S'pore needs constructive politicians

The motives, means and end of constructive politics must revolve around improving the quality of life for Singaporeans ("Parties clash over what 'constructive politics' means"; last Tuesday).

To do that, we need to build a united, vibrant and progressive society and an economically strong country. That should be the focus and the basis for measuring the success of a political system.

It should target our key priorities, be holistic and catalytic so that it will create a positive and multiplier impact on our citizens, families and communities, now and in the future.

In the final analysis, to have constructive politics, we need to have constructive politicians.

First, they should be exemplary, leaders who set a high standard of honour, ethos and conduct. They are trusted because they earn it.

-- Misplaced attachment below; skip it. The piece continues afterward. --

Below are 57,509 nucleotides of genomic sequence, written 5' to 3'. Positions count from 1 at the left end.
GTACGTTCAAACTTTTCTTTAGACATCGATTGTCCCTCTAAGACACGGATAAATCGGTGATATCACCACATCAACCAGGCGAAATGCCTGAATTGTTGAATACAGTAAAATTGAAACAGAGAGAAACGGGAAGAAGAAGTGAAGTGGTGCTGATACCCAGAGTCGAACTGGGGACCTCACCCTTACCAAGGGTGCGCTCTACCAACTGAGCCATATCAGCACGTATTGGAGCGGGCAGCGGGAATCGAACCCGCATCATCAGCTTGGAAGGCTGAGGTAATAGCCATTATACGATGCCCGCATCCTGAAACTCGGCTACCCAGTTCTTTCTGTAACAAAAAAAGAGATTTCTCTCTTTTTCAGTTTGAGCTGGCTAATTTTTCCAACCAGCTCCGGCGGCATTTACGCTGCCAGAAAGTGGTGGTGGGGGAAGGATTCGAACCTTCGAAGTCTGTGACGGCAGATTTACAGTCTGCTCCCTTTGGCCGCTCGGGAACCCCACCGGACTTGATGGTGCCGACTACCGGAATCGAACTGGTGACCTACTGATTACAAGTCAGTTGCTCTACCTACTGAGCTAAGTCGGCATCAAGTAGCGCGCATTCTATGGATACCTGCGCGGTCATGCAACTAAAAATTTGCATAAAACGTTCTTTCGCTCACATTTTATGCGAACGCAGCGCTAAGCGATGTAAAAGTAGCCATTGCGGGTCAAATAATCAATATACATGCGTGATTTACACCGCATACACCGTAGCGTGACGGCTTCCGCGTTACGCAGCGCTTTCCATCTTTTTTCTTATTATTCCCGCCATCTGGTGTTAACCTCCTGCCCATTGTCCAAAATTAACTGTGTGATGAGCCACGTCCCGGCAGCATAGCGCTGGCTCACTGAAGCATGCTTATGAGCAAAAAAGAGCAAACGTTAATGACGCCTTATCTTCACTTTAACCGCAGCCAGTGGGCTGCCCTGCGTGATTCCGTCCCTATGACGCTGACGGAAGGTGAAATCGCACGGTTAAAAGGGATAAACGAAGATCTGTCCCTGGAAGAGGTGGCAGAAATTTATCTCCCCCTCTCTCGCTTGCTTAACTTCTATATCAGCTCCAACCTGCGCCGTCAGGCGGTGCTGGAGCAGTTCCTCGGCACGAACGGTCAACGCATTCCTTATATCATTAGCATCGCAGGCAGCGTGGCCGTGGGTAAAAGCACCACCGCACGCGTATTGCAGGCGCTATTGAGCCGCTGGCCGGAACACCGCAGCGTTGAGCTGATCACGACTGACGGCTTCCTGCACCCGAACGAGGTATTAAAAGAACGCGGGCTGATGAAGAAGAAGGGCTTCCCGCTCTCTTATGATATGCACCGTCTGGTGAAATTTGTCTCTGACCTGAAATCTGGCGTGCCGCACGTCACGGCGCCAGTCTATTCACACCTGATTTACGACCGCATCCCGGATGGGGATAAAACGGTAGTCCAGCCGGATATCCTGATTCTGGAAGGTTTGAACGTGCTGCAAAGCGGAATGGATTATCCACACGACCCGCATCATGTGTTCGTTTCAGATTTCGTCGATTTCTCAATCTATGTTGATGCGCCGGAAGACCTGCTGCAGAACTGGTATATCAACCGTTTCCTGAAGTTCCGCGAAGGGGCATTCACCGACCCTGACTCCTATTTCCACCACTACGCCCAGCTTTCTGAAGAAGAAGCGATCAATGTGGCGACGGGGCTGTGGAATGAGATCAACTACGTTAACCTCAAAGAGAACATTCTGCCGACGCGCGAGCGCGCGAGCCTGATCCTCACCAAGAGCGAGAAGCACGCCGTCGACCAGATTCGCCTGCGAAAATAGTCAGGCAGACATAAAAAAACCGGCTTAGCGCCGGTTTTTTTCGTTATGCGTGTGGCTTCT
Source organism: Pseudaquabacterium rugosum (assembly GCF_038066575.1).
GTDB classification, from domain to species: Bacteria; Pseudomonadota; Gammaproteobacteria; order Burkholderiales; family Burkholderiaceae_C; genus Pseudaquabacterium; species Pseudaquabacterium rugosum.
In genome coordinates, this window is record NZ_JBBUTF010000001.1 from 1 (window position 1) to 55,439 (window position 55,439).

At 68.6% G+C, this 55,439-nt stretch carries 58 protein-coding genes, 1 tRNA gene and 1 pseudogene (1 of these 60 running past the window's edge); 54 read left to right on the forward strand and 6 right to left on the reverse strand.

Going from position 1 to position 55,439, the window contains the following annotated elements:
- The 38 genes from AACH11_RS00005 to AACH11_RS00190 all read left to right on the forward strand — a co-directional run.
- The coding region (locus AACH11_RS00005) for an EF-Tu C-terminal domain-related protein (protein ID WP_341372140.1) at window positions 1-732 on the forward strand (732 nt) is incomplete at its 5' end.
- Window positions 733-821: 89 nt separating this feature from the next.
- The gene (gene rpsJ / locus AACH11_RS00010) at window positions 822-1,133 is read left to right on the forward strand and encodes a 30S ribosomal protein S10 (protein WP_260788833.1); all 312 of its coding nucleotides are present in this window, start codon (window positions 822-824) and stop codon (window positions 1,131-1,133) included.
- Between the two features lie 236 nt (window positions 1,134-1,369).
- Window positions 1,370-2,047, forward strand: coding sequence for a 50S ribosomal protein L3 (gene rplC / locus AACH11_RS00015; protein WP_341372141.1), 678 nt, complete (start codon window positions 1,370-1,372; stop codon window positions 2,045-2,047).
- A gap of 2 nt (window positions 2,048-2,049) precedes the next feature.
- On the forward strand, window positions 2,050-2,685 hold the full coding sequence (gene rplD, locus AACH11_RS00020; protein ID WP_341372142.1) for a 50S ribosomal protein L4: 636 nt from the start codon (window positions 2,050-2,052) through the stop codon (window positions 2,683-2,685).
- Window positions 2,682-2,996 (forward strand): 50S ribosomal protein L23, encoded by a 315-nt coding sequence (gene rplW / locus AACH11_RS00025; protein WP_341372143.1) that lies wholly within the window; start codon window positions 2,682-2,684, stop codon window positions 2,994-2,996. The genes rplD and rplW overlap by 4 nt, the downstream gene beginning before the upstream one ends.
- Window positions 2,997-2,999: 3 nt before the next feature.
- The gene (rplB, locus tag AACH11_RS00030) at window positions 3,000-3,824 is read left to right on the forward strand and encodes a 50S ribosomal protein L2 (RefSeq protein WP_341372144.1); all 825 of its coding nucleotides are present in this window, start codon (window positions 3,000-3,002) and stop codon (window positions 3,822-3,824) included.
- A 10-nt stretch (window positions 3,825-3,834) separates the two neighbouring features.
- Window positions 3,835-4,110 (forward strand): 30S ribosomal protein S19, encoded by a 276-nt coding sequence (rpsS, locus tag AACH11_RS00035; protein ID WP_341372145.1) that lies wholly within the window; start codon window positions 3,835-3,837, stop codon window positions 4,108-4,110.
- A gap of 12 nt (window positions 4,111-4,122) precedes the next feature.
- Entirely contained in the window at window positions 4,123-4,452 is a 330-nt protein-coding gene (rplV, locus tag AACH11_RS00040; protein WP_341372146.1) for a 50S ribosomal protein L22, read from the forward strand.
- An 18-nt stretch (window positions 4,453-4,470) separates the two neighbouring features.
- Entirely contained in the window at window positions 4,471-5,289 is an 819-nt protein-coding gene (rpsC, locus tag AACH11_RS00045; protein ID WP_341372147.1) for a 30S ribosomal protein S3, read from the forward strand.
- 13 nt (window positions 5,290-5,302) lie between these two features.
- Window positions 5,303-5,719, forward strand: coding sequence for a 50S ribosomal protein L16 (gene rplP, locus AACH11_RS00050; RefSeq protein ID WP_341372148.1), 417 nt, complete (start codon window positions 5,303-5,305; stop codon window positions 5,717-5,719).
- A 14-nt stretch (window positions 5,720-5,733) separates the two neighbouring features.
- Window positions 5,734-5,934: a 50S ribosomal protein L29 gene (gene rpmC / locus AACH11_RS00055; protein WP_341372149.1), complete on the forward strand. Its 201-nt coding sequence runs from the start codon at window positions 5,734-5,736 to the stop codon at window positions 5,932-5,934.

Second, they should envision the best future for Singapore. They must be brave and strong enough to battle populist tide and go beyond their personal and party's interests to pave the way forward.

Third, as all great governments depend on great leaders and a great team, they must enrol the best talent to lead the country. They may not have to be scholars but they need to have distinctive strengths and expertise to create a brighter future.

Fourth, they should be able to empower citizens with the right structure, systems and processes. They must lay the foundation so that our people can rise to their highest potential and fulfil their passion and aspiration.

Fifth, they should be able to empathise with the man in the street and encourage one and all to build a country that we can be proud of, a country where we can build a treasure trove of happy memories.

Political leaders should have a servant's heart, and seek to serve rather than to be served. They should possess a spirit of humility to value people and their political ideologies.

More than anything else, we need to bring love to the Parliament and to the people of Singapore.

Delivering the non-partisan power of love starts with each and every politician.

Letter by Patrick Liew

This article was first published on June 2, 2014.
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